Challenger and Dolphin II (1910)
The Fate of Challenger and Dolphin II
The shore of the Hudson River, from about 140th to 150th Street, New York City, is lined with boats and bath-houses—principally boats. There is every conceivable kind of a craft hauled out there, from an old government steam launch, converted into a motorboat, to a squat, beamy, clumsy, auxiliary sloop, representing every grade of the boat-builder’s art from the highest priced professionally built racing boat to the soap-box, amateur-built craft whose planks are falling off with their own weight.
To a boat crank it’s a dream to get in among these boats and look them over and see the queer kinks in boat-building, the ingenuity with which difficulties have been overcome in some cases, and the lack of it in others.
At 149th Street, where you go down seventy-four steps to a bridge over the railroad tracks and then some more, a shanty with the name, F. Geggus, painted on a sign stares at you, and another says, "This way to the warships"—a relic of Hudson-Fulton Celebration days, when the enterprising river men ferried passengers out to get a close view of the men-o’-war, at fifty cents a head.
Alongside this shanty, about thirty boats are balanced on an unsteady platform of loose boards, old freight car doors, etc., laid over a few rickety spiles, and here, side by side, as if scorning the society of their neighbors, yet worn, dirty and thoroughly dilapidated themselves, are two motorboats that created a sensation in their day, Challenger and Dolphin I.
The Challenger, that famous 40-footer that Americans pinned their faith on when she went across to race on the Solent, in 1904, against the fastest boats of England and France, is heading right at you as you stop and look at them. She is not the slick, glossy-sided champion she once was—her paint is old and dirty, old ropes are draped ignominiously over her nose, and a signboard reels up out of her flagpole socket on top of her high-crowned forward deck with the words "For Sale" like any old suburban lot. But still she shows the form of a thoroughbred, clean-cut, straight and narrow, the picture of speed. Where once an eight-cylinder, 150-hp. motor rested on steel channel iron engine beds, is now a dirty, bare interior, grease stained and black.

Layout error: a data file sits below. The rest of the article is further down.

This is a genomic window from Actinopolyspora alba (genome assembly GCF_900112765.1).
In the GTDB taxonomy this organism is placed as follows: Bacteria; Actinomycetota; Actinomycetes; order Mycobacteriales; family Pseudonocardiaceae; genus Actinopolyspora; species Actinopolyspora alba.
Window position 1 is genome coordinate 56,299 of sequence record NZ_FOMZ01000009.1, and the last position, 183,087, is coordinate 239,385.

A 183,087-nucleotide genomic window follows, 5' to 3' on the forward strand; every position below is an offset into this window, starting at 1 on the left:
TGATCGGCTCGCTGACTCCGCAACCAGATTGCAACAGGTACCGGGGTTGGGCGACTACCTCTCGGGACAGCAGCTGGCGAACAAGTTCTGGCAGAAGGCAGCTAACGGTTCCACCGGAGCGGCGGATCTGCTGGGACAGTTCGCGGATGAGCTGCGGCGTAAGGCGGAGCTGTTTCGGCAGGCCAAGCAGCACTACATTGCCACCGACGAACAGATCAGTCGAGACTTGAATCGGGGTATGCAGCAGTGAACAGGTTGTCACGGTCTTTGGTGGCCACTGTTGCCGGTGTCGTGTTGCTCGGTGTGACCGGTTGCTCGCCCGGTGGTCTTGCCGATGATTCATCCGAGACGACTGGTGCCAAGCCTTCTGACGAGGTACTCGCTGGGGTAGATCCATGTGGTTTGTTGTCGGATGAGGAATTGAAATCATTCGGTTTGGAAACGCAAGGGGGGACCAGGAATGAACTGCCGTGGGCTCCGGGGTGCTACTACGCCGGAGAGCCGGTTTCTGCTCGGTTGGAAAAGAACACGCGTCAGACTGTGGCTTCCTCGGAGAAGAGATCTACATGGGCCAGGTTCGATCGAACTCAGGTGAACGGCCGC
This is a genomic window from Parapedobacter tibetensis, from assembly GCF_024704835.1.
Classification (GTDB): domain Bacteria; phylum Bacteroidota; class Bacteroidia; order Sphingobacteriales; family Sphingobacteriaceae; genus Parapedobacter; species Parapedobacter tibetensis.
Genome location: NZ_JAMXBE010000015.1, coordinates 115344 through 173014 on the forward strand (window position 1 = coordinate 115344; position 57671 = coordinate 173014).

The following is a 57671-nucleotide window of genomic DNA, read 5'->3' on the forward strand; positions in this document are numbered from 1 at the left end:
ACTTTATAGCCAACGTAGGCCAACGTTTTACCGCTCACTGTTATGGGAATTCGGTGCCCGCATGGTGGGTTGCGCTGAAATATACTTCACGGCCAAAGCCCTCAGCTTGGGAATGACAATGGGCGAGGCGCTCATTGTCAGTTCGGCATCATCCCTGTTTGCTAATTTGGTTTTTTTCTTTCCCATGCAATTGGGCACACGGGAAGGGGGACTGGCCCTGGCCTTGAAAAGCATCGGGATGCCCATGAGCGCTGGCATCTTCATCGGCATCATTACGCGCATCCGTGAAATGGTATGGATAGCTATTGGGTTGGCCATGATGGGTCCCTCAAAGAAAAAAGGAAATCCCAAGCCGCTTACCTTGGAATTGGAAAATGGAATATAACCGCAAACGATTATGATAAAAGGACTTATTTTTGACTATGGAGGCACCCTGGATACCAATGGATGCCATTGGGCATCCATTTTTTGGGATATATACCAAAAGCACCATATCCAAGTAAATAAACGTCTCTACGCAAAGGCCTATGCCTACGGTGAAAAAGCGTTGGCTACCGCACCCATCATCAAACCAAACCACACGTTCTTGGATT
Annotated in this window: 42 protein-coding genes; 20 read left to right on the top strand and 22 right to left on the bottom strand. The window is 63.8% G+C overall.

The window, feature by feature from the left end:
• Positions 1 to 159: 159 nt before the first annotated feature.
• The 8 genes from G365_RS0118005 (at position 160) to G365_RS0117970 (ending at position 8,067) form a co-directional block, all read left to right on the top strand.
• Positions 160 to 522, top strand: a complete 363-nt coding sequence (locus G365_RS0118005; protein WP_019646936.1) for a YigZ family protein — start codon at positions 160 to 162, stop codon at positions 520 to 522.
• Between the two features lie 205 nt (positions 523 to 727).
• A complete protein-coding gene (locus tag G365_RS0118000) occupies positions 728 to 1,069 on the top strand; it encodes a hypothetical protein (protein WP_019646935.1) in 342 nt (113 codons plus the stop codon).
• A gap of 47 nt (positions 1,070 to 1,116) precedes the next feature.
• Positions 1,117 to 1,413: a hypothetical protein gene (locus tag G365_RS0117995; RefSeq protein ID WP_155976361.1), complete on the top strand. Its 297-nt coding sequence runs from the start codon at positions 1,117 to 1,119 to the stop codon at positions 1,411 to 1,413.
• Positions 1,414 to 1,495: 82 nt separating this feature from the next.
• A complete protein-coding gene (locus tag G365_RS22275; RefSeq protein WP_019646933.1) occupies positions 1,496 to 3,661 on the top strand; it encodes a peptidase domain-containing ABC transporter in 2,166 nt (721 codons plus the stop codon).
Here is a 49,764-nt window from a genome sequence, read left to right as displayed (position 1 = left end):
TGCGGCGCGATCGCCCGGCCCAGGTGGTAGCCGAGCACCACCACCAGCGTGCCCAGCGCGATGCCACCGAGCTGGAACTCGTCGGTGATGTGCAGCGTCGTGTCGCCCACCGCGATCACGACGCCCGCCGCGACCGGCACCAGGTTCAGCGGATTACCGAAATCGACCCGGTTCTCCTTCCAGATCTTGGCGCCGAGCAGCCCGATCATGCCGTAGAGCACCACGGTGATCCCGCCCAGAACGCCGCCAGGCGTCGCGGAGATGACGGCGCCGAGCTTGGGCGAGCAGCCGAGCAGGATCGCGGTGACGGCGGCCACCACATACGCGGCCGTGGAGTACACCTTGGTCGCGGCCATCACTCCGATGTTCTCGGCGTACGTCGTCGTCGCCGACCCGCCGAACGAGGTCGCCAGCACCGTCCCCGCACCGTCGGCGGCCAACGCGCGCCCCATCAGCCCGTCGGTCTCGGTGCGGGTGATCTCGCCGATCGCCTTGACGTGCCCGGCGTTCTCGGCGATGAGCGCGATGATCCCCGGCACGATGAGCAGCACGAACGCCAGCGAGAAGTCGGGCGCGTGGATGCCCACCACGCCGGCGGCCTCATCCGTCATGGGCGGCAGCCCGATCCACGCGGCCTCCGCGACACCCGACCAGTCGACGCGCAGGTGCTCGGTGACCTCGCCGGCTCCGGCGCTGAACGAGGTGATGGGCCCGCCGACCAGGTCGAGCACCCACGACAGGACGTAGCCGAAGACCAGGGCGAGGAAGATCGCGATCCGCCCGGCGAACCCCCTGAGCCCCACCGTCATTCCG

Six short years ago this craft was built and sent abroad by her builders, Smith & Mabley Co., to compete against the fastest English and French flyers. Then they sold her to W. Gould Brokaw, who took her to Florida, where she created a great sensation, doing a mile in 2 minutes 4 1/5 seconds with the wind, and 2 minutes 5 4/5 seconds against the wind, and won many trophies.
When these races were over, she was shipped back to New York, to Huntington’s yard at New Rochelle. Her engines were taken out, overhauled and installed in a long racing hull called Sybarita II, that Jacob, of City Island, had built for Mr. Brokaw. The bare hull of Challenger was then sold to Harold MacDonald, of New York, who bought her as a speculation. That was the last I saw of her until I most unexpectedly stumbled across her the other day on the shore of the Hudson.
The Dolphin II, disguised as the Pirate, is an inverted wedge-shaped skipjack, now badly frazzled on the corners, but her 3/16-inch mahogany veneer planking is still good. Her high-crowned forward deck is still intact, sheathed with thin sheet copper, that, when she was exhibited at the Motor Boat Show in Madison Square Garden, in 1904, was polished like gold, but is now grimy and dirty. Thin copper strips nailed around the corners of her transom are now badly chewed and torn. She, too, was a fgast onw when Harold H. Brown first had her built, but by no means in the class with her haughty neighbor, though both were far and above the tubby craft surrounding them. May they last many more years is our wish.
(Transcribed from MotorBoat, April 25, 1910, p. 41.)
[Thanks to Greg Calkins for help in preparing this page --LF]
History Home Page
This page was last revised Thursday, April 01, 2010 .
Your comments and suggestions are appreciated. Email us at firstname.lastname@example.org
© Leslie Field, 2002